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Playing Russian Roulette by using Fat Burners

March 7, 2017

Playing Russian Roulette by using Fat Burners

Supplement companies don’t have to test their ingredients or pills in clinical trials, which could determine unsafe interactions with other medications. The FDA will pull the fat burners off the market only if they receive several of the public who have come up with some type of side effect or deaths.

In the eyes of the FDA, Fat burners are considered safe until proven otherwise.
How does this make since, you are taking a product, putting it in your body that has no real clinical trials, and the FDA is ok with that until they get a number of people who are having serious side effect which could lead to death “really” and the person who you are getting them from have very little education in the health industry on nutrition, good luck with that.

During a weight-loss plateau or when you’re at a birthday party at work, you might even have been tempted to try these “miracle pills” yourself.

The ingredients of fat burner supplements must be scrutinized, as certain ones can be dangerous. Meanwhile, your body has its own mechanism that knows how to burn fat you just to know how to activate it by giving your body the right tools what’s cool, you will be able to keep the fat off with no side effects.

Dr. Axe explains what are supplement fat burners.

What Are Fat Burners?

Fat Burner supplements are dietary supplements that increase heat production in the body so body fat is used as energy instead.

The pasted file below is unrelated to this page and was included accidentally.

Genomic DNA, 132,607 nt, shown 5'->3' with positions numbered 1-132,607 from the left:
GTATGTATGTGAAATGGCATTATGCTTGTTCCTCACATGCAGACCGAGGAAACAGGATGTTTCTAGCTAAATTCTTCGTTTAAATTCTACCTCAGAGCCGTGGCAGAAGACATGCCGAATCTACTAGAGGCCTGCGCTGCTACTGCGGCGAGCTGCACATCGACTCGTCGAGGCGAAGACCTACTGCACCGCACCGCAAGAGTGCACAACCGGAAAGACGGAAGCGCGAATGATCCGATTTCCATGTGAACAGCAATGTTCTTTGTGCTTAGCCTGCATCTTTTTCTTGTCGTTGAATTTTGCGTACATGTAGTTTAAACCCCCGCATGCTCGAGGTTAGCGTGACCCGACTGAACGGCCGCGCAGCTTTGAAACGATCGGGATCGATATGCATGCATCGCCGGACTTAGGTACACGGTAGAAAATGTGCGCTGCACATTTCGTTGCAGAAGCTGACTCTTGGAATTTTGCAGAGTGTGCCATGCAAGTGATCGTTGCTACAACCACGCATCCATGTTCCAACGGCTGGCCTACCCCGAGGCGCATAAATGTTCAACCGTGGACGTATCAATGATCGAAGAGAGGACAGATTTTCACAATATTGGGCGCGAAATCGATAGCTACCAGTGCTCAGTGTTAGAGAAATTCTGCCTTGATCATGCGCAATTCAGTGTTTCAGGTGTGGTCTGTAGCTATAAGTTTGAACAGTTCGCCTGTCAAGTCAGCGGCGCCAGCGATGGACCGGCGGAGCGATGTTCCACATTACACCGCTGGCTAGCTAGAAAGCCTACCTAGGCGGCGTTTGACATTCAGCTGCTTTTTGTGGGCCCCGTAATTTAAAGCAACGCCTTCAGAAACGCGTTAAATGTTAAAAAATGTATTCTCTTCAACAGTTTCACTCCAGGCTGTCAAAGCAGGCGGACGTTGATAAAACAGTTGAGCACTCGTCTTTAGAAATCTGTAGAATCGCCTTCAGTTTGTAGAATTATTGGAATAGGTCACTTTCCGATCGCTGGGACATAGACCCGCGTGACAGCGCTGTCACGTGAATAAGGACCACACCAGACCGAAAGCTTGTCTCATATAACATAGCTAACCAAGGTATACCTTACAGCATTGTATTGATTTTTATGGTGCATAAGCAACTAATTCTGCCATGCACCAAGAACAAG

Manufacturers claim that the supplements boost metabolism, suppress your appetite so you eat less throughout the day and encourage weight loss, helping you lose those pounds faster after hitting the gym.

The active ingredients in thermogenic supplements vary by brand, but most contain a cocktail of stimulants like caffeine, guarana, green tea extract, garcinia cambogia and ephedrine. While some of these ingredients are “natural” — for example, caffeine is often included in the form of yerba mate or guarana — the amounts they’re used in are rarely healthy.

Garcinia cambogia is a tropical fruit, also known as the Malabar tamarind, that appears in popular weight-loss supplements. Supposedly, it prevents your body from making fat while stalling your appetite. The active ingredient in the fruit’s rind, hydroxycitric acid, or HCA, appears to block an enzyme called citrate lyase, which your body relies on to make fat. Meanwhile, it also raises levels of the neurotransmitter serotonin and can result in less hunger. Hmm, sounds too good to be true?

The Journal of Obesity thinks so, as the group that took the supplement experienced very short-term and small weight loss, but researchers weren’t convinced that garcinia cambogia was responsible even for that and called for more studies.

This information alone should be a sign not to take dietary supplements.

Interestingly enough, dietary supplements are not regulated by the Food and Drug Administration (FDA). They’re not considered drugs and, instead, are treated like special foods. So, while every drug sold in the U.S., whether it’s prescription or not, must be proven safe and effective before it’s allowed on the market, fat burner supplements don’t have to meet the same requirements.